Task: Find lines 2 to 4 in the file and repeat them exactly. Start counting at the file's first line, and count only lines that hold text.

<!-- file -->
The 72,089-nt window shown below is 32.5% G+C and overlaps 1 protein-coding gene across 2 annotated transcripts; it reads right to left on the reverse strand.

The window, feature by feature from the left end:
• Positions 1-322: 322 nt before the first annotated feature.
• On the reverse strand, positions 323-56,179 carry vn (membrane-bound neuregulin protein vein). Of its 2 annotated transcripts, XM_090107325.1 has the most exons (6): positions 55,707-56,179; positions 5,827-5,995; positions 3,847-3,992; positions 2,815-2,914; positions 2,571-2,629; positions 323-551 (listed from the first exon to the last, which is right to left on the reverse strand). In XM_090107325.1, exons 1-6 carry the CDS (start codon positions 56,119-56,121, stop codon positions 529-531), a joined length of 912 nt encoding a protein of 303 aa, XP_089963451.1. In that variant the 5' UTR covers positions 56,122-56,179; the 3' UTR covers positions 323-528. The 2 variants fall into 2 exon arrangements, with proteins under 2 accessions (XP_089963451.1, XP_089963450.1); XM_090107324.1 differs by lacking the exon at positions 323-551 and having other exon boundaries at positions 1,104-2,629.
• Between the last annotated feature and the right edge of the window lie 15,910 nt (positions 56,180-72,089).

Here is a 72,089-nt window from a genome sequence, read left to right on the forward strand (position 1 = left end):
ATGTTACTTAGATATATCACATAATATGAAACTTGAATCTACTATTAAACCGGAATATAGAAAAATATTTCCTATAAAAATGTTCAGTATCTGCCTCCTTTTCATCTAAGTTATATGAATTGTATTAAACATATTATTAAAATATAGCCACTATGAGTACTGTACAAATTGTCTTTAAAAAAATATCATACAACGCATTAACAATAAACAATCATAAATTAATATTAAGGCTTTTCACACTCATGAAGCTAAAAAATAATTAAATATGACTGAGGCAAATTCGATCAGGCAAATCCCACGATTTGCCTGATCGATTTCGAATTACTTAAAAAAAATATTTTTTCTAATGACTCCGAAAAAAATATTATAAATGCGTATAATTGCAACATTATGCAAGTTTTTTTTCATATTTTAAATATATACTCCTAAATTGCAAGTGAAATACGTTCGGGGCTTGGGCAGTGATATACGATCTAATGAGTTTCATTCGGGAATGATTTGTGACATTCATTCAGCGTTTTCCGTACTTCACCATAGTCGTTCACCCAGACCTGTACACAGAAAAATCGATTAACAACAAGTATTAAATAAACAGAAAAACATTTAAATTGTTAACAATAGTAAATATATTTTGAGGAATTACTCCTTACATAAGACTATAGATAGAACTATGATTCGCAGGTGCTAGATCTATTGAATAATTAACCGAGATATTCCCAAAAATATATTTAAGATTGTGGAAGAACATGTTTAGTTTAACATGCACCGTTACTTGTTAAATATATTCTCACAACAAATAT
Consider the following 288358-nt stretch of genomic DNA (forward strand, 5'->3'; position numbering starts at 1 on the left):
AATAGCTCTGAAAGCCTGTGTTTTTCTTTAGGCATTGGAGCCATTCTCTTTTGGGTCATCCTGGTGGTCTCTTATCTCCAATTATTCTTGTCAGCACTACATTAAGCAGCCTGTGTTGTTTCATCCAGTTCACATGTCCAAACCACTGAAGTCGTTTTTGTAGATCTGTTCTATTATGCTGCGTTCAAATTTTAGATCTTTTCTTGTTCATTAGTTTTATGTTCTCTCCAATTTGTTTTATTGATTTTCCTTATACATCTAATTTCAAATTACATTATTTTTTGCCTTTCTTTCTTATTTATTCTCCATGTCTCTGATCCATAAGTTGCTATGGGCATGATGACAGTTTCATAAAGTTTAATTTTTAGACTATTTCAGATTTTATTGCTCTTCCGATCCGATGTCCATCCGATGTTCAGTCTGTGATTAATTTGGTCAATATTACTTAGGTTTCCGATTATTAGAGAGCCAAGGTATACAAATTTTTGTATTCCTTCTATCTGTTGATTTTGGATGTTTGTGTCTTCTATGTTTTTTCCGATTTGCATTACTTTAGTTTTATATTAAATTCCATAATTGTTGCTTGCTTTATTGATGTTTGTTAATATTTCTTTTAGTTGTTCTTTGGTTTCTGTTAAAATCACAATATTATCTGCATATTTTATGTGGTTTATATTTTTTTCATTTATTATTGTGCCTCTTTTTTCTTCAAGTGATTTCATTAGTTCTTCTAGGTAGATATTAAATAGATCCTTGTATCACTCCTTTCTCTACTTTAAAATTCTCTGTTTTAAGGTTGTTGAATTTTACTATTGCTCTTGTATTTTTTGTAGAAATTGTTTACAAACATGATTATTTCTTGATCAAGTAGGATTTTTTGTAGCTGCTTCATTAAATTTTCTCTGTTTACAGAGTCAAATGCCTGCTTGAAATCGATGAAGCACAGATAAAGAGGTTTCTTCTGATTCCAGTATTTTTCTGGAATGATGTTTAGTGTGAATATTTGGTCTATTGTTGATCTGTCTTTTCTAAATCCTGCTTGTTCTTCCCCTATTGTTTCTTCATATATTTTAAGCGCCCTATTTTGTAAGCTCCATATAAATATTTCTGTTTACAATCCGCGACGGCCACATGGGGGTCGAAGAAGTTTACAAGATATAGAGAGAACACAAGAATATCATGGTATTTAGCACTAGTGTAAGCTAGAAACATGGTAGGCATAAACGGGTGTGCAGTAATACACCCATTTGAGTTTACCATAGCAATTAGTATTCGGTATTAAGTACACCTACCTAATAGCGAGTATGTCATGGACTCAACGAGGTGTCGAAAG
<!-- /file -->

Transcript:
The window, feature by feature from the left end:
• Positions 1-322: 322 nt before the first annotated feature.
• On the reverse strand, positions 323-56,179 carry vn (membrane-bound neuregulin protein vein). Of its 2 annotated transcripts, XM_090107325.1 has the most exons (6): positions 55,707-56,179; positions 5,827-5,995; positions 3,847-3,992; positions 2,815-2,914; positions 2,571-2,629; positions 323-551 (listed from the first exon to the last, which is right to left on the reverse strand). In XM_090107325.1, exons 1-6 carry the CDS (start codon positions 56,119-56,121, stop codon positions 529-531), a joined length of 912 nt encoding a protein of 303 aa, XP_089963451.1. In that variant the 5' UTR covers positions 56,122-56,179; the 3' UTR covers positions 323-528. The 2 variants fall into 2 exon arrangements, with proteins under 2 accessions (XP_089963451.1, XP_089963450.1); XM_090107324.1 differs by lacking the exon at positions 323-551 and having other exon boundaries at positions 1,104-2,629.